Off-label prescribing of antipsychotics: Where's the evidence?

By Naveed Saleh, MD, MS | Medically reviewed by Kevin Kennedy, MD
Published October 19, 2022

Key Takeaways

  • The off-label use of second-generation (ie, atypical) antipsychotics is common for conditions such as insomnia, anxiety, and depression.

  • Off-label prescriptions of antipsychotics usually entail lower doses, but adverse events such as weight gain can still result.

  • Physicians should carefully monitor their patients for long-term effects of antipsychotics prescribed off-label and counsel patients on the potential risks.

Psychiatrists are increasingly prescribing second-generation antipsychotics for conditions including anxiety, depression, and insomnia, according to an article published in BMC Psychiatry.[]

But off-label prescriptions can come with risks. How can psychiatrists help prevent harm to patients from off-label medications?

Rationale for off-label prescribing

Off-label prescribing is common and considered justified in many settings.

It lets prescribers expose patients to the latest possible treatments, offer alternatives when other treatments have failed, and offer patients access to a drug of interest in a class approved for the indication. And in light of social/institutional pressures, off-label prescribing can yield quick control of a condition.

However, off-label prescribing can increase the risks of adverse effects and may be ineffective. Moreover, inappropriate off-label prescribing can open up physicians to legal consequences.

A lack of clinical trials in psychiatry makes off-label prescriptions an important option. Healthcare professionals have been shown to have some knowledge of the practice based on medical school and residency training. Additionally, peer-reviewed research articles on off-label uses are available for reference.[]

Off-label antipsychotics

Antipsychotics were originally indicated for the treatment of schizophrenia and manic episodes in bipolar disorder.

FDA indications of antipsychotics have grown over the years. For instance, risperidone and aripiprazole were greenlighted to treat behavioral disturbance related to autism spectrum disorders, and several second-generation antipsychotics have FDA indications for the adjunctive treatment of major depressive disorder and for bipolar depression.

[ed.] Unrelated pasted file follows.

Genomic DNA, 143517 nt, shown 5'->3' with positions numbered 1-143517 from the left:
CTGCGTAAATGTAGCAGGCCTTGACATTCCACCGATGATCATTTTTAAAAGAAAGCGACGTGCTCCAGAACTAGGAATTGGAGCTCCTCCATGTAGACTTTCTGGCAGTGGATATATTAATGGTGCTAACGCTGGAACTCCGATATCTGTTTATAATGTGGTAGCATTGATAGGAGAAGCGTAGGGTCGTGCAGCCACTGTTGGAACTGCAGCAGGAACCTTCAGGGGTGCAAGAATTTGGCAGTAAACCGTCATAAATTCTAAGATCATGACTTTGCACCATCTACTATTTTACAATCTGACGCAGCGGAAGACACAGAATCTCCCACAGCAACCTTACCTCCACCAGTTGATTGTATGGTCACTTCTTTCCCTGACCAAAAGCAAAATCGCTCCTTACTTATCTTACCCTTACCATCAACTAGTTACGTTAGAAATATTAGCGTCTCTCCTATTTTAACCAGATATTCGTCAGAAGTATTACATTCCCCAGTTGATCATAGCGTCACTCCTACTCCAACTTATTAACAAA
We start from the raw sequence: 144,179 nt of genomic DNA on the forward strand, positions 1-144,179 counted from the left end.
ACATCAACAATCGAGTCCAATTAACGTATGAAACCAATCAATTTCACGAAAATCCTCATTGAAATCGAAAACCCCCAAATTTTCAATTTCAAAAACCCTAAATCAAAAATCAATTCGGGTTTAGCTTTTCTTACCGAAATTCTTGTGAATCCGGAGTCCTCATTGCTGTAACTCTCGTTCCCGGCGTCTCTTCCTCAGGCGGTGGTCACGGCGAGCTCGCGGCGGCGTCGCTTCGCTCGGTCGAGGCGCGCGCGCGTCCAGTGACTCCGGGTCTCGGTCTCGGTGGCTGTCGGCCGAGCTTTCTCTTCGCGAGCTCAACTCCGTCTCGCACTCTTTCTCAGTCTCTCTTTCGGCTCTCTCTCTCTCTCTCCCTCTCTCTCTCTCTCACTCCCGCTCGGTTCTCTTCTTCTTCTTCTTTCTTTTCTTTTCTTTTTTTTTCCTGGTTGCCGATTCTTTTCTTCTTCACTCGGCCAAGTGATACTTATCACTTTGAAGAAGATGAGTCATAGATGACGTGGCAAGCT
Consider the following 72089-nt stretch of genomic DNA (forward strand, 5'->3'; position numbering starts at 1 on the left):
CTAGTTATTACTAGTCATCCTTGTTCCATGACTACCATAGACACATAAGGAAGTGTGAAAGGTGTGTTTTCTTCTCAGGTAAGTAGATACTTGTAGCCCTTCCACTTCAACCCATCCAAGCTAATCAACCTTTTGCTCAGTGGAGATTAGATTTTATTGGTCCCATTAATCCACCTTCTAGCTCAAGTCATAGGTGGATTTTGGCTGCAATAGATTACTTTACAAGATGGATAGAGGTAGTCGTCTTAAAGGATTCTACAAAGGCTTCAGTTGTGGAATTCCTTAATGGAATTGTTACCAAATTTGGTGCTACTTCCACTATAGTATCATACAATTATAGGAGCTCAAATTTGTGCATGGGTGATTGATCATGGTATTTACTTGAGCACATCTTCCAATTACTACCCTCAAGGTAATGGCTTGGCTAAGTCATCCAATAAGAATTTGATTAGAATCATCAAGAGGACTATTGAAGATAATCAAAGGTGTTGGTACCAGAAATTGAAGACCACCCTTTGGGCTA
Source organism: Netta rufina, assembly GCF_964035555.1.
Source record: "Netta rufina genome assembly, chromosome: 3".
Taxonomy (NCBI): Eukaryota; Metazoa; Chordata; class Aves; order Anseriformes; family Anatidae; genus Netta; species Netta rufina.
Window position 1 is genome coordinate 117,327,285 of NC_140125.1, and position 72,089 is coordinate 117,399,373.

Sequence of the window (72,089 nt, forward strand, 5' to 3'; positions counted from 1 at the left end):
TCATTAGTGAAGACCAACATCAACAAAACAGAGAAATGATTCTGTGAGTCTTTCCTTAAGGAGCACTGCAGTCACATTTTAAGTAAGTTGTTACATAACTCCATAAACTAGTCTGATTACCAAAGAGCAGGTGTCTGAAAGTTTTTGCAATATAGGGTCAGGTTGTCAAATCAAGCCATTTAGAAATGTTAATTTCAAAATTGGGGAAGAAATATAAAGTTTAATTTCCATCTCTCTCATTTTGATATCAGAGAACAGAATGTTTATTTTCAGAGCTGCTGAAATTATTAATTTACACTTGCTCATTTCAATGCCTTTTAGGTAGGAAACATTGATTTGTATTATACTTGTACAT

Off-label prescribing is likely more common than on-label prescribing for second-generation antipsychotics. According to the BMC Psychiatry article, 60.7% of atypical antipsychotics are prescribed off-label. The following conditions are among those treated with off-label antipsychotics:

  • Behavioral/psychological symptoms of dementia

  • Anxiety disorders

  • Borderline personality disorder

  • Obsessive-compulsive disorder

  • PTSD

  • ADHD

  • Depression

  • Substance use disorders

  • Eating disorders

  • Insomnia

Research has shown that the prescription of antipsychotics has increased by sevenfold in the US between 1997 and 2005.

Results of a study published in Acta Psychiatrica Scandinavica indicated that, among individuals receiving off-label prescriptions of antipsychotics in a Finnish cohort, 70.1% had been diagnosed with depression and 40.1% had been diagnosed with anxiety.[]

Investigators found that individuals who were prescribed off-label antipsychotics tended to be of lower socioeconomic status, had lower levels of education, had higher rates of somatic and psychiatric comorbidities, and exhibited substance use disorder.

But in patients taking antipsychotics for indications such as schizophrenia and bipolar disorder, those taking off-label medications exhibited less comorbidity, higher socioeconomic status, and were more educated.

Risperidone, quetiapine, and olanzapine are the atypical antipsychotics most commonly prescribed off-label.[]

Clinical findings

The off-label use of antipsychotics usually involves lower doses and is common with disorders such as insomnia or anxiety.

But clinical studies have shown that adverse effects can still result from low doses.

Data from different trials show that even at quetiapine doses of about 100 mg per day, body weight rose after 6 and 12 months of use, in addition to increases in blood pressure, BMI, and blood-glucose levels.

Unlike selective serotonin reuptake inhibitors, however, low-dose quetiapine did not predict type 2 diabetes. Its long-term effects need to be further explored.

Because the use of off-label antipsychotic medications requires more research to establish effects, psychiatrists may want to approach the practice gingerly, according to the Acta Psychiatrica Scandinavica authors.

“The potentially harmful effects of even small doses of AP should be acknowledged in clinical practice,” they wrote, “and proper follow-up and monitoring of long-term effects and, for example, metabolic effects, should be done more systematically.”

What this means for you

Despite its widespread practice, the prescription of off-label antipsychotics requires further research. Even low doses can result in adverse effects such as weight gain and increased blood pressure. Physicians should counsel their patients on the potential risks and monitor them closely for long-term impact.

Read Next: Have you heard of these head-turning off-label prescriptions?
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